Dozens of U.S. Marines Test Positive For Covid-19 in Japan, Angering Local Authorities

File photo of U.S. Marine Corps Air Station Futenma in Okinawa, Japan, which currently has at least 39 Marines diagnosed with covid-19.
File photo of U.S. Marine Corps Air Station Futenma in Okinawa, Japan, which currently has at least 39 Marines diagnosed with covid-19.
Photo: Carl Court (Getty Images)

At least 62 U.S. Marines have tested positive for coronavirus at American military bases in Japan, according to a new report from the Japan Times. It’s not yet clear whether the U.S. service members brought covid-19 with them from overseas or if they were infected while in Japan. But either way, authorities in Japan are not happy with the high number of infections.

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The new covid-19 clusters were just a rumor until Okinawa’s Governor Denny Tamaki reportedly demanded more transparency about the outbreaks happening at U.S. military facilities in the region—an American presence that is highly contentious, even at the best of times. Japanese citizens regularly protest against the U.S. military’s bases in Japan.

“Okinawans are shocked by what we were told [by the U.S. military],” Tamaki said over the weekend, according to the Associated Press. “It is extremely regrettable that the infections are rapidly spreading among U.S. personnel when we Okinawans are doing our utmost to contain the infections.”

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Japan identified roughly 373 new coronavirus cases yesterday and 410 the day before that, a troubling spike for a country that was identifying fewer than 100 per day just a couple of weeks ago. But those numbers pale in comparison to the outbreak in the U.S., which currently has the worst pandemic in the world.The U.S. identified 60,719 cases yesterday, and 66,786 cases on Saturday, a new daily record for both the country and the world. Florida alone reported 15,299 new cases on Sunday, a new state record.

Governor Tamaki, a dual U.S.-Japanese citizen whose father was a U.S. Marine and mother was a Japanese resident, expressed concern that the U.S. military wouldn’t be able to prevent the spread of the virus from bases in Okinawa.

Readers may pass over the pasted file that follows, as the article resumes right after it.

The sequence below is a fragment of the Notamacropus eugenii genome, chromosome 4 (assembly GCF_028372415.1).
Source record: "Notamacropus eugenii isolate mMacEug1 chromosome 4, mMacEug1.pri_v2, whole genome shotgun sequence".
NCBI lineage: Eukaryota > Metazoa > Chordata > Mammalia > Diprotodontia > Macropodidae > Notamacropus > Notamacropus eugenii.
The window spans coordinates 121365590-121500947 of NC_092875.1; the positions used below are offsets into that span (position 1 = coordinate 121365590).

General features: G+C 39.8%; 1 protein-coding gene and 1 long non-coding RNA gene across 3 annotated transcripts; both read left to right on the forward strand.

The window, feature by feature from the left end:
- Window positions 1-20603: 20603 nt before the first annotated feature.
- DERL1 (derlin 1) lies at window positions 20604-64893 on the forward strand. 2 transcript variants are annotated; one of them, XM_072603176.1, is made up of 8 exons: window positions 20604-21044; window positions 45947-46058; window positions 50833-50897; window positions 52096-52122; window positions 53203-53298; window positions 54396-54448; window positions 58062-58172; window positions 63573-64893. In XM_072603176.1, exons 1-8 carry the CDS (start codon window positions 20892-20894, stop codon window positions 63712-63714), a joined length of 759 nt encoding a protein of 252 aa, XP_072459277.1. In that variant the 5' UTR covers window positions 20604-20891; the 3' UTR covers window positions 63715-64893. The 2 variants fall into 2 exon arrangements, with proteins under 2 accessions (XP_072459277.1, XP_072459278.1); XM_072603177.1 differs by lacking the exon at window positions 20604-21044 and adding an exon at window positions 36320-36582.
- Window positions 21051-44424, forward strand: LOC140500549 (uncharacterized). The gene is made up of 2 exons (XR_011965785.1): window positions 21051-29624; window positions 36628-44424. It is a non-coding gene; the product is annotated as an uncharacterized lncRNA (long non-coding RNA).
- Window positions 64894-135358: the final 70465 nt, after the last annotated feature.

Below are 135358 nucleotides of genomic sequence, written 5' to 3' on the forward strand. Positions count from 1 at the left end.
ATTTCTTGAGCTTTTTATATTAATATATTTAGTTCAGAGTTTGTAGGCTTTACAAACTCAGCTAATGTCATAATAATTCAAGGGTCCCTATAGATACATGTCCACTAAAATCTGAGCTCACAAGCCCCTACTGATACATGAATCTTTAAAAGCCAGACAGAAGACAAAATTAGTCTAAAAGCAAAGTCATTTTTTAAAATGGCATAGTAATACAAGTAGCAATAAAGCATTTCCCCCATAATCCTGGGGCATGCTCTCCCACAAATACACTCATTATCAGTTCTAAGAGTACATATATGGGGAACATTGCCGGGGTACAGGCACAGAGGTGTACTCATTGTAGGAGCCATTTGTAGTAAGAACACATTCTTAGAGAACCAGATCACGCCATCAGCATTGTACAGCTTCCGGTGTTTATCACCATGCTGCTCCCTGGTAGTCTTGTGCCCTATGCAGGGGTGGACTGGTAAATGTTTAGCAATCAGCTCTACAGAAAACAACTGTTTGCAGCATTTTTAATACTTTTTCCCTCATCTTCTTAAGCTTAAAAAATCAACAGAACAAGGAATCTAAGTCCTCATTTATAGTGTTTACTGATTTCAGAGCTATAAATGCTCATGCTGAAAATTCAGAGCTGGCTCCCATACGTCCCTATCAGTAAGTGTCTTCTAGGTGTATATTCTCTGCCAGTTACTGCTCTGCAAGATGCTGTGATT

“I can’t help but have strong doubts about the U.S. military’s measures to prevent infections,” Tamaki said this weekend, according to the Japan Times.

The U.S. military bases with clusters of outbreaks include U.S. Marine Corps Air Station Futenma with 39 covid-19 infections, Camp Hansen with 22 covid-19 infections, and Camp Kinser with just one infection. All of the infections have been detected since July 7, according to the Japan Times.

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Okinawa has seen just 148 infections and 7 deaths total since the outbreak began, numbers that make it seem unlikely the Marines caught the virus in the region. But the U.S. military isn’t saying where they believe the service members acquired the disease. Bases in the region are now locking down to help slow the spread.

“All Okinawa MCCS facilities are closed until noon Wednesday. This includes gyms, pools and CDC,” Marine Corps Installations in the Pacific said on its Facebook page July 11. “The commissary as well as AAFES Exchange facilities to include take-out only food courts will remain open.”

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The U.S. has long been an exporter of the virus since at least March, with people as far away as Iceland and Australia reporting illness from covid-19 after they arrived home from trips to the U.S. Most wealthy countries around the world have banned U.S. citizens from visiting during the pandemic and it’s not clear when Americans might be able to travel freely again.

The Mexican state of Sonora, which shares a border with Arizona, has even closed its doors to Americans in an attempt to stop the disease from entering Mexico. Arizona currently has the worst outbreak in the U.S. on a per capita basis, with 3,038 new cases identified on Sunday. As of Friday, 3,485 patients were hospitalized in Arizona with covid-19, a new record for the state.

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The U.S. Marine Corps installation of Okinawa did not respond to a request for comment. Gizmodo will update this post if we hear back.

Matt Novak is the editor of Gizmodo's Paleofuture blog

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DISCUSSION

Meanwhile one of the most underreported aspects of the outbreak is how military bases even stateside are faring. Our local Marine base was the source of the first (and third) local cases, but after the civilian contractors started an uproar over the lack of information being given about potential contacts with the infected Marines, the base went totally silent. It’s been three months, and about all that is ‘officially’ known is that the base continues to be on a sort of ‘soft lockdown’ with most service members told they are to remain on base at all times.